HC Deb 27 July 1965 vol 717 cc217-9
18. Mr. Kenneth Lewis

asked the Minister of Technology what co-operation he has been able to achieve between the British Overseas Airways Corporation and British European Airways in the use and purchase of British computers.

20. Mr. Eldon Griffiths

asked the Minister of Technology what steps he is taking to ensure that the computer to be purchased by the British Overseas Airways Corporation will be compatible with that already in use by British European Airways.

Mr. Cousins

Both Corporations have at different times from 1963 onwards satisfied the Government of the day that the computer systems of their choice were the best technical and commercial solutions to their requirements. The computer systems of the Corporations already intercommunicate, but the new equipment which B.O.A.C. are ordering will make this easier. It is important that each Corporation should have the system which meets its requirements, and these are not necessarily identical.

Mr. Lewis

If the right hon. Gentleman wants to put the British computer industry on its feet, surely he could use his influence with nationalised Corporations such as B.O.A.C. to buy a British computer system, because this is the one Corporation which could assist the British computer industry in its developments.

Mr. Cousins

Yes, Sir, I agree that this should have been the position. However, I would remind the hon. Member of the point I made, namely, that since 1963 both Corporations have made it clear to the Government and had the Government's endorsement that they should purchase the computers which they require. They put forward the reasoning—it was put to me in the technological debate—that I ought not to interfere if the Corporations were satisfied that they were getting the best piece of equipment. I happen to hold different views about this, but the facts were as I stated.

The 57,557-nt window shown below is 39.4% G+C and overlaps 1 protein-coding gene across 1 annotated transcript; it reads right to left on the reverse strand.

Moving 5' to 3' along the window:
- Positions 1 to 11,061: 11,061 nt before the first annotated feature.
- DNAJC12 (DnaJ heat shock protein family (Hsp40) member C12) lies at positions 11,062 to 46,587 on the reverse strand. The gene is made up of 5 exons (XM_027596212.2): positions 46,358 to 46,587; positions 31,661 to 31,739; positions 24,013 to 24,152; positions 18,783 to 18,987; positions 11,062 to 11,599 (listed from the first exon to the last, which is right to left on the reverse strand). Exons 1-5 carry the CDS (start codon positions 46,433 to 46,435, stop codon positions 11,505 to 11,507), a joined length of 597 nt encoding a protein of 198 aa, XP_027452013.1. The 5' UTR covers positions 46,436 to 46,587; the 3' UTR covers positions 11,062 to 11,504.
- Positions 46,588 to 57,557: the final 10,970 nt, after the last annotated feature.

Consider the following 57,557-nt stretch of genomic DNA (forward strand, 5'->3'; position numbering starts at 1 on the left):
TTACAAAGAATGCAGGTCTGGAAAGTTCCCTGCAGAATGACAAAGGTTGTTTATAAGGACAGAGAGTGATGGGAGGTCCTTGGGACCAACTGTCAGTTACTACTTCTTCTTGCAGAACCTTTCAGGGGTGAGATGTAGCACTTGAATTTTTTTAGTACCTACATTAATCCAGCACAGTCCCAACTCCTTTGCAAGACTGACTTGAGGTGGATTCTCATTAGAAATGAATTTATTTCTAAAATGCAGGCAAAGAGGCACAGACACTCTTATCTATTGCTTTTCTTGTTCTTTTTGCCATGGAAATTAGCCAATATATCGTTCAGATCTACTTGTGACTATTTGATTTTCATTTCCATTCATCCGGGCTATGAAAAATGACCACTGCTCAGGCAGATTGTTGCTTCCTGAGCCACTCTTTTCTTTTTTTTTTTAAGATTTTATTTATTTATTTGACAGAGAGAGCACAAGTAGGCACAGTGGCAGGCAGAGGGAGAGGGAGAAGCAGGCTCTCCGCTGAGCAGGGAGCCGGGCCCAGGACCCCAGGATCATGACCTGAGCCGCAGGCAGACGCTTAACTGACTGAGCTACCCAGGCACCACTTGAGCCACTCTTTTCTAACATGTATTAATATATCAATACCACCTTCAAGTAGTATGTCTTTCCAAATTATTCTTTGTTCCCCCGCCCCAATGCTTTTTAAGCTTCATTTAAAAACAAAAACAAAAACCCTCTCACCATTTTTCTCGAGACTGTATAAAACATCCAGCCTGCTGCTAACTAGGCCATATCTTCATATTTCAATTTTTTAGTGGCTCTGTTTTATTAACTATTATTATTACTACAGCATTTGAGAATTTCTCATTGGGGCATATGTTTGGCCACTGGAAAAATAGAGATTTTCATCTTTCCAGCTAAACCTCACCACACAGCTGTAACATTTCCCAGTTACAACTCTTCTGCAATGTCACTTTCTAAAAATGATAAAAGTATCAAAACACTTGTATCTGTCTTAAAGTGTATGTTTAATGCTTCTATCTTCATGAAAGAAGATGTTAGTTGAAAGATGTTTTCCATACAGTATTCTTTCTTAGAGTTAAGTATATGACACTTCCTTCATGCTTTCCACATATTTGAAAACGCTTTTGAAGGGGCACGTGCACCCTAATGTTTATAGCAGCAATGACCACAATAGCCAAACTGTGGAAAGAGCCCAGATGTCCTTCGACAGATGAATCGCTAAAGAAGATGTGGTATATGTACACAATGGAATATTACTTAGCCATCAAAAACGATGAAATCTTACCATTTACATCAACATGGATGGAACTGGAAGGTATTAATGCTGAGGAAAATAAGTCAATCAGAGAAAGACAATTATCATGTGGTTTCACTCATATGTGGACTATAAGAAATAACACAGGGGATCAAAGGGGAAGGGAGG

Mr. Griffiths

While accepting at once that it is in the interests of both Corporations that they should buy the computers best fitted to their own services, would the Minister not agree that it is wrong that B.O.A.C. and B.E.A. should not have reciprocity; that they are not able to programme one another's passenger information so as to pass it on to one another? Is this not the same as building one railway line with a 4 ft. 8in. gauge and another with a 5 ft. 2 in. gauge? They must be compatible.

Mr. Cousins

It is not the same. The particular operations which these computers are doing are ticket and passenger checking and documentation. These were the aspects in which they were making themselves compatible with American lines which use the international airways. The B.E.A. machine is compatible, to a degree, with the new machine which is being ordered. Therefore, it is not worsening the situation. It is, if anything, easing it. The Corporations, although entitled to have advice and guidance from us—they had it from our Computer Advisory Unit—have been given a wide degree of freedom from Ministerial control in the past, and they exercise this—all the nationalised industries do.

Dr. Bray

Is the Minister aware that this illustrates the need for continuity in such complex systems and that, if we are to avoid such quandaries arising in the future, all the work of his Programming Centre and Computer Advisory Unit is needed to lay the foundations of a healthy industry in future?

Mr. Cousins

That is obviously correct, and we are hoping that the unit will be of value to people who want to purchase computers before they place orders.

Mr. Marples

In view of the importance of compatibility in these computer systems, would the right hon. Gentleman tell the House what the advice of the unit was?

Mr. Cousins

On the advice of the unit, we saw no justifiable reason at this stage for preventing B.O.A.C. putting the order where it went.